The first time I unplugged was in May 2007. It was such a small act – to shut down my computer (not sleep mode but a full shut down) and pull the plug out of the wall – but the effects didn’t feel small at all. Almost immediately, I could feel the redirection of energy from outward to inward. I could feel more time, space, and silence enter our house. With the two Shabbat candles brightly illuminating our table, I decided to write by their light with a pen and an actual paper journal after my son went to sleep. How revolutionary it felt to physically write by candlelight! No light bulbs. No keyboards. No intrusion of electricity. It was much slower, of course, but the slowness matched the pace of my thoughts. Or perhaps my thoughts began to match the pace of the slowness. Either way, I could feel my body and then my soul coming into alignment with the natural pace of a human life.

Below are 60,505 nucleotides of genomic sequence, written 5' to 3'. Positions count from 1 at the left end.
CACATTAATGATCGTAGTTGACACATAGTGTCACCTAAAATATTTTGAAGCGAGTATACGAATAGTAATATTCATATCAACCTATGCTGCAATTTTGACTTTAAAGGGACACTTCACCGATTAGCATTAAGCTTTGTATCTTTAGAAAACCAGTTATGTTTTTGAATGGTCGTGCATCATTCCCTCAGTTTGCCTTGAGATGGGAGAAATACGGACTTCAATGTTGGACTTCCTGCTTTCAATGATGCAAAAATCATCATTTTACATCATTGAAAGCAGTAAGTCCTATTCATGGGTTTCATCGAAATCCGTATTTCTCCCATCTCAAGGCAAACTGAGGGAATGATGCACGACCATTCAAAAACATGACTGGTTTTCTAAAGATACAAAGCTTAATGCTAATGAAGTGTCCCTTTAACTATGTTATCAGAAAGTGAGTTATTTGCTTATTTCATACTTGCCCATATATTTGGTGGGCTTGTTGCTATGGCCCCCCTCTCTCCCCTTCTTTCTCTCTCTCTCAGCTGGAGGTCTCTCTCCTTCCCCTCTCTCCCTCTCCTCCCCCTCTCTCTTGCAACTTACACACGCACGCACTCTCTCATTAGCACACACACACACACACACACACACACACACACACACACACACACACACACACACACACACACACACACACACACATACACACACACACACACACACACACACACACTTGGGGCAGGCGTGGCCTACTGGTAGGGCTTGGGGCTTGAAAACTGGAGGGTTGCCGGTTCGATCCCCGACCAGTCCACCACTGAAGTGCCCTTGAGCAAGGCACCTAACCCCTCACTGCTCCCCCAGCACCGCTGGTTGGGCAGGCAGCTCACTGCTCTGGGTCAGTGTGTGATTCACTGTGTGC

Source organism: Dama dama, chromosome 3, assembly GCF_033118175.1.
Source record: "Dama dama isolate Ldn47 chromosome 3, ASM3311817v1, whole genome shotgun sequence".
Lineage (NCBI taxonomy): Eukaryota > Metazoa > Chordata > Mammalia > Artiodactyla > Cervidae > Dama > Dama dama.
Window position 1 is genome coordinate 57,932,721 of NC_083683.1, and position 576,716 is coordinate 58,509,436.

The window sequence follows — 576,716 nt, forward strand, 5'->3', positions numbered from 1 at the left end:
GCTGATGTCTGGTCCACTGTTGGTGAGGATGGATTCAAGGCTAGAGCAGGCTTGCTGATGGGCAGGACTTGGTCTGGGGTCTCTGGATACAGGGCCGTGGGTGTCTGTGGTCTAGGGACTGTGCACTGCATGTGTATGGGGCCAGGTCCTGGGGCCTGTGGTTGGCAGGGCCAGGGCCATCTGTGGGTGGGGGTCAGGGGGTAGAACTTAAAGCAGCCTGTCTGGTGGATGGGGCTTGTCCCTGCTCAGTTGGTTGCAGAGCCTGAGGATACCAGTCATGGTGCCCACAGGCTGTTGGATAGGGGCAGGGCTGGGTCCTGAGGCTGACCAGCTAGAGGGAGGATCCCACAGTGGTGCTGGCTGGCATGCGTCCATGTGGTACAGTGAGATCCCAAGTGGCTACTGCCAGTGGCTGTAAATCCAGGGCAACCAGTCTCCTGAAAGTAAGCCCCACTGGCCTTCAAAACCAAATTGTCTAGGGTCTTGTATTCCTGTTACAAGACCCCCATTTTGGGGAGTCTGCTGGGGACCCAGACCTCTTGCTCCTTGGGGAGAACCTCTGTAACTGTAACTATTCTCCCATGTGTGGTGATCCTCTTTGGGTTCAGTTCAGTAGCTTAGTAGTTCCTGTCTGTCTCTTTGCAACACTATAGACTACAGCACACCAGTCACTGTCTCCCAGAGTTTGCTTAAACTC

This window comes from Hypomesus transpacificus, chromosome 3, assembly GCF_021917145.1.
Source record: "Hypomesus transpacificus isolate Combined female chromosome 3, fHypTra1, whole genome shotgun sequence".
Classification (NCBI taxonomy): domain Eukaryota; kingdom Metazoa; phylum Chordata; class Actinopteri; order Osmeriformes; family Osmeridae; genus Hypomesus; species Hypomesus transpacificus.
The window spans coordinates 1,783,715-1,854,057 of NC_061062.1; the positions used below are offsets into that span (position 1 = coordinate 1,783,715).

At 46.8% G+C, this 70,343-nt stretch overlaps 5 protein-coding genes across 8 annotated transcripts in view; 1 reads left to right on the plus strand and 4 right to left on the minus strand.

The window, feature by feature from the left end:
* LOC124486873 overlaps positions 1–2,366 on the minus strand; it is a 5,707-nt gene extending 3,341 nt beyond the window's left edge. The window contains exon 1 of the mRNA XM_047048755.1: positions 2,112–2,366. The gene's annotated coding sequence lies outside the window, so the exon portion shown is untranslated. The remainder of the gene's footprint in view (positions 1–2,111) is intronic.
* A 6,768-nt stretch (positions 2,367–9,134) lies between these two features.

It’s this slower pace that is so lacking in our culture and the absence of which inhibits people from aligning themselves with the necessary emotional states that move a transition gracefully through. Simply put, when we move quickly and fill up every available time slot in our days and weeks, we distract ourselves from feeling. We buy, we make lists, we pay bills, we attend to our children, we blog, we work. In a small word, we do. When we redirect the doing energy into a being energy we immediately slow down. And when we slow down, the feelings that are pushed aside have room to surface. This is a good thing. For in order to transition from one stage of life to the next – whether it’s becoming a wife/husband, becoming a mother/father, or moving into a new house or a new week – we need time to slow down enough to feel our feelings, to acknowledge the grief associated with the sacrifices, to relinquish that which is no longer serving us. Only then can the rebirth of inner spring naturally occur.